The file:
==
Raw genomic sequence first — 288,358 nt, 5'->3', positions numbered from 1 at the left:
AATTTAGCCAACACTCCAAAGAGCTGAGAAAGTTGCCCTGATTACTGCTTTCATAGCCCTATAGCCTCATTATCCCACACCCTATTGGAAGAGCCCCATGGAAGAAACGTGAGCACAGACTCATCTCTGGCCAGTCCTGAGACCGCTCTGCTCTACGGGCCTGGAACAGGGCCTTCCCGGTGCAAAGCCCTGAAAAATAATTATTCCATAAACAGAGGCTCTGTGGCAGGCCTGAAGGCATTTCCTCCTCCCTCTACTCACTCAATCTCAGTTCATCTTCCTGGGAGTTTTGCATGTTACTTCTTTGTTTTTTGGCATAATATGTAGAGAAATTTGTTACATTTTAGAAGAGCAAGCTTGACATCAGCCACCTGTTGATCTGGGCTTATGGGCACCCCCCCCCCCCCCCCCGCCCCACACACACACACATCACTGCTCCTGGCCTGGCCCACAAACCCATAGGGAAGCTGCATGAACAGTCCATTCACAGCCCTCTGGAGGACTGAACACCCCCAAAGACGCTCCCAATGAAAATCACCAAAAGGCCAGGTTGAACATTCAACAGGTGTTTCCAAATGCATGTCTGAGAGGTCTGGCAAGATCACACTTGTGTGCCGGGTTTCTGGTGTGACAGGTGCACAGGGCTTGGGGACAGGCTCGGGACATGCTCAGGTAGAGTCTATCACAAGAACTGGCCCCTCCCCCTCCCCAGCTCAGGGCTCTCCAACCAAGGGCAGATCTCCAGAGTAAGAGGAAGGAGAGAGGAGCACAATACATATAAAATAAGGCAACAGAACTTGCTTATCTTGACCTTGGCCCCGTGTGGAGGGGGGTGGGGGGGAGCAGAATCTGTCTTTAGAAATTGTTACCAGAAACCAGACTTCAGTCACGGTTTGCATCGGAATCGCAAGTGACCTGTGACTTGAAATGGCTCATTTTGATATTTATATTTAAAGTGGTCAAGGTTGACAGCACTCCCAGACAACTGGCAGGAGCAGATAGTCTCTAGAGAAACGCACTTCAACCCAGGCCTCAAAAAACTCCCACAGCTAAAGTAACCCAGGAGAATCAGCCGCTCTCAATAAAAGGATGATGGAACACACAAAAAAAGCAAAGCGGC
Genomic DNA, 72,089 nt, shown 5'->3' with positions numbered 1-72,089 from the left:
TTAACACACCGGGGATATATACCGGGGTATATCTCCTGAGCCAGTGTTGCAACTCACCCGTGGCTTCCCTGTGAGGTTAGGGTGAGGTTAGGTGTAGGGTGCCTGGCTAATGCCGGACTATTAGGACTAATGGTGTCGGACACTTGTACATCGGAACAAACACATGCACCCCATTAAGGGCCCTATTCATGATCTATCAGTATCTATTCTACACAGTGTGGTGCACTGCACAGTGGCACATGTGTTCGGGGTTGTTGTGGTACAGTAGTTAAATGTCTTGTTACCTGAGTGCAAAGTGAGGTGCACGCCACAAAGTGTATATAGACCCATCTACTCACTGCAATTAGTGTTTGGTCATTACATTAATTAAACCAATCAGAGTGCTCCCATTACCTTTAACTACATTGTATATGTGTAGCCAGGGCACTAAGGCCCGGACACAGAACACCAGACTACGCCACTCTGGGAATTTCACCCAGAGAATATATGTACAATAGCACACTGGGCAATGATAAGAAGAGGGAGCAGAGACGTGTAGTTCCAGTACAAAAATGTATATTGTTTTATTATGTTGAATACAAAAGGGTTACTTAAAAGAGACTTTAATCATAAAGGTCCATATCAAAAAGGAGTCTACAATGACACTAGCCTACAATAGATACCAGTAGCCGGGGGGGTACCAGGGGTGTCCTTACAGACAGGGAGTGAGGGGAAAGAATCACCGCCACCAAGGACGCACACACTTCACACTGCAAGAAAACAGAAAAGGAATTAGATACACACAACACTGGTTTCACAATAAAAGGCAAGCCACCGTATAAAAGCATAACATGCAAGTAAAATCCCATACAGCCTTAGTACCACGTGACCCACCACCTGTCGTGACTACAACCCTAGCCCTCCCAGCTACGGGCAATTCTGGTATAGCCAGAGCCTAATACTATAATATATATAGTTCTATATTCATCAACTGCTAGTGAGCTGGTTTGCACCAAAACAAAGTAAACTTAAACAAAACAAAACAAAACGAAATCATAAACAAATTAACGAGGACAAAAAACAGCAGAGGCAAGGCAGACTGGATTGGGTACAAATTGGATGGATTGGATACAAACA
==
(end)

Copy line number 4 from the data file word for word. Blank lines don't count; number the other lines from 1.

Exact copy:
TTAACACACCGGGGATATATACCGGGGTATATCTCCTGAGCCAGTGTTGCAACTCACCCGTGGCTTCCCTGTGAGGTTAGGGTGAGGTTAGGTGTAGGGTGCCTGGCTAATGCCGGACTATTAGGACTAATGGTGTCGGACACTTGTACATCGGAACAAACACATGCACCCCATTAAGGGCCCTATTCATGATCTATCAGTATCTATTCTACACAGTGTGGTGCACTGCACAGTGGCACATGTGTTCGGGGTTGTTGTGGTACAGTAGTTAAATGTCTTGTTACCTGAGTGCAAAGTGAGGTGCACGCCACAAAGTGTATATAGACCCATCTACTCACTGCAATTAGTGTTTGGTCATTACATTAATTAAACCAATCAGAGTGCTCCCATTACCTTTAACTACATTGTATATGTGTAGCCAGGGCACTAAGGCCCGGACACAGAACACCAGACTACGCCACTCTGGGAATTTCACCCAGAGAATATATGTACAATAGCACACTGGGCAATGATAAGAAGAGGGAGCAGAGACGTGTAGTTCCAGTACAAAAATGTATATTGTTTTATTATGTTGAATACAAAAGGGTTACTTAAAAGAGACTTTAATCATAAAGGTCCATATCAAAAAGGAGTCTACAATGACACTAGCCTACAATAGATACCAGTAGCCGGGGGGGTACCAGGGGTGTCCTTACAGACAGGGAGTGAGGGGAAAGAATCACCGCCACCAAGGACGCACACACTTCACACTGCAAGAAAACAGAAAAGGAATTAGATACACACAACACTGGTTTCACAATAAAAGGCAAGCCACCGTATAAAAGCATAACATGCAAGTAAAATCCCATACAGCCTTAGTACCACGTGACCCACCACCTGTCGTGACTACAACCCTAGCCCTCCCAGCTACGGGCAATTCTGGTATAGCCAGAGCCTAATACTATAATATATATAGTTCTATATTCATCAACTGCTAGTGAGCTGGTTTGCACCAAAACAAAGTAAACTTAAACAAAACAAAACAAAACGAAATCATAAACAAATTAACGAGGACAAAAAACAGCAGAGGCAAGGCAGACTGGATTGGGTACAAATTGGATGGATTGGATACAAACA